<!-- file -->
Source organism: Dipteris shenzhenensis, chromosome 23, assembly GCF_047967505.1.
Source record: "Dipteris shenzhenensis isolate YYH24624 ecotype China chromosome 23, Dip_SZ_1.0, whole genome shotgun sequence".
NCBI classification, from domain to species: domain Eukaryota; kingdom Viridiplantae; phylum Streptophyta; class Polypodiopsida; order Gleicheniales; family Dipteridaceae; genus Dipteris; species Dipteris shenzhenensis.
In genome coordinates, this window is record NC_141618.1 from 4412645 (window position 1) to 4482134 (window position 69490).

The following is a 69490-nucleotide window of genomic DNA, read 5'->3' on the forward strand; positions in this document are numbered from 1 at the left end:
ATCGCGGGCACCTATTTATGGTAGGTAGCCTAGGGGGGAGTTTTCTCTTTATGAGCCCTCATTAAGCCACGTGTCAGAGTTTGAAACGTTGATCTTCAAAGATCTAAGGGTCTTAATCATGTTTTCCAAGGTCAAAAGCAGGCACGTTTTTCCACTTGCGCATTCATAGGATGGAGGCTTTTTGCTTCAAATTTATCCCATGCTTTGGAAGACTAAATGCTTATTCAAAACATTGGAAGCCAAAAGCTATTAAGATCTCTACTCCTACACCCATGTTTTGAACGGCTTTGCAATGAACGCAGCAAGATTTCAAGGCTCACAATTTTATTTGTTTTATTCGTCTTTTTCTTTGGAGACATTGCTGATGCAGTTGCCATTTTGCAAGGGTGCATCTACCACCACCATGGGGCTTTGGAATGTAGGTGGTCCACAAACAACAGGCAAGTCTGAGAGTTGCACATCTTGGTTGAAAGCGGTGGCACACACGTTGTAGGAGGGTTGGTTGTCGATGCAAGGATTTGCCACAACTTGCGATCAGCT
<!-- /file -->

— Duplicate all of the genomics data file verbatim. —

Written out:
Source organism: Dipteris shenzhenensis, chromosome 23, assembly GCF_047967505.1.
Source record: "Dipteris shenzhenensis isolate YYH24624 ecotype China chromosome 23, Dip_SZ_1.0, whole genome shotgun sequence".
NCBI classification, from domain to species: domain Eukaryota; kingdom Viridiplantae; phylum Streptophyta; class Polypodiopsida; order Gleicheniales; family Dipteridaceae; genus Dipteris; species Dipteris shenzhenensis.
In genome coordinates, this window is record NC_141618.1 from 4412645 (window position 1) to 4482134 (window position 69490).

The following is a 69490-nucleotide window of genomic DNA, read 5'->3' on the forward strand; positions in this document are numbered from 1 at the left end:
ATCGCGGGCACCTATTTATGGTAGGTAGCCTAGGGGGGAGTTTTCTCTTTATGAGCCCTCATTAAGCCACGTGTCAGAGTTTGAAACGTTGATCTTCAAAGATCTAAGGGTCTTAATCATGTTTTCCAAGGTCAAAAGCAGGCACGTTTTTCCACTTGCGCATTCATAGGATGGAGGCTTTTTGCTTCAAATTTATCCCATGCTTTGGAAGACTAAATGCTTATTCAAAACATTGGAAGCCAAAAGCTATTAAGATCTCTACTCCTACACCCATGTTTTGAACGGCTTTGCAATGAACGCAGCAAGATTTCAAGGCTCACAATTTTATTTGTTTTATTCGTCTTTTTCTTTGGAGACATTGCTGATGCAGTTGCCATTTTGCAAGGGTGCATCTACCACCACCATGGGGCTTTGGAATGTAGGTGGTCCACAAACAACAGGCAAGTCTGAGAGTTGCACATCTTGGTTGAAAGCGGTGGCACACACGTTGTAGGAGGGTTGGTTGTCGATGCAAGGATTTGCCACAACTTGCGATCAGCT